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This is what really killed the Bahamas’ famous swimming pigs

BAHAMAS — The mystery of the death of the swimming pigs has finally been solved.

A recent autopsy conducted on some of the pigs that died in Big Major Cay, the uninhabited Bahamas island made famous for its swimming pigs, has found that the beloved animals did not die from alcohol poisoning as initially thought, but rather from digesting sand.

As a result, tourists, who had been blamed for feeding the pigs alcohol, are essentially off the hook. Or are they?

Pigs don’t eat sand for any ol’ reason, so why would they willingly ingest it? The new theory now is that tourists are to blame for leaving scraps of food on the island’s beaches, whether in an effort to feed the pigs or left behind inadvertently. Either way, the pigs made it a habit to forage for food on the beach, consuming too much sand as a result.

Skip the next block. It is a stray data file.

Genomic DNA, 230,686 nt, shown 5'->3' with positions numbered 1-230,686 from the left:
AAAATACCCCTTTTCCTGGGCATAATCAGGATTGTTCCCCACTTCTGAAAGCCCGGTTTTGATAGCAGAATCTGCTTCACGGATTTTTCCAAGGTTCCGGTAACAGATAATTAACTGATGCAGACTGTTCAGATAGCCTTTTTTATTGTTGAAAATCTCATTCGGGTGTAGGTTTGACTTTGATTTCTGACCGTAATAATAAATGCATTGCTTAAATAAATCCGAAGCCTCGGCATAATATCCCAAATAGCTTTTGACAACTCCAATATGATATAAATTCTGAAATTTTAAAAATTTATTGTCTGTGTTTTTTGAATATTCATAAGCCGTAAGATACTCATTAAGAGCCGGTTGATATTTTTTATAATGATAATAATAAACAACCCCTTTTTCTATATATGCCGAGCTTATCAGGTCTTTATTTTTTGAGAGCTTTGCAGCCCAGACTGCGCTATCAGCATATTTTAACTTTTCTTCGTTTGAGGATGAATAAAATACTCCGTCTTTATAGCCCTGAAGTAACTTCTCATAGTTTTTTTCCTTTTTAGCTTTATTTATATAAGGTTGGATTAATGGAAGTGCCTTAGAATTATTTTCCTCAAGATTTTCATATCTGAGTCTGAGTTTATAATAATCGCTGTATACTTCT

Bahamian Minister of Agriculture and Marine Resources, V. Alfred Gray, confirmed that some of the pigs had “a good amount of sand” in their stomachs, and that protocols will soon be put in place to protect the rest of the animals.

Up to half of the 15-pig colony died recently on Big Major Cay, also known as Pig Beach. The pigs, who were left behind on the island by ancient mariners, have gained worldwide fame for their friendly demeanour and dog-paddling capabilities.

Every captain needs a first mate. And at Virgin Voyages, the adults-only cruise line set to debut in 2020, its second-in-command will be none other than travel agents.

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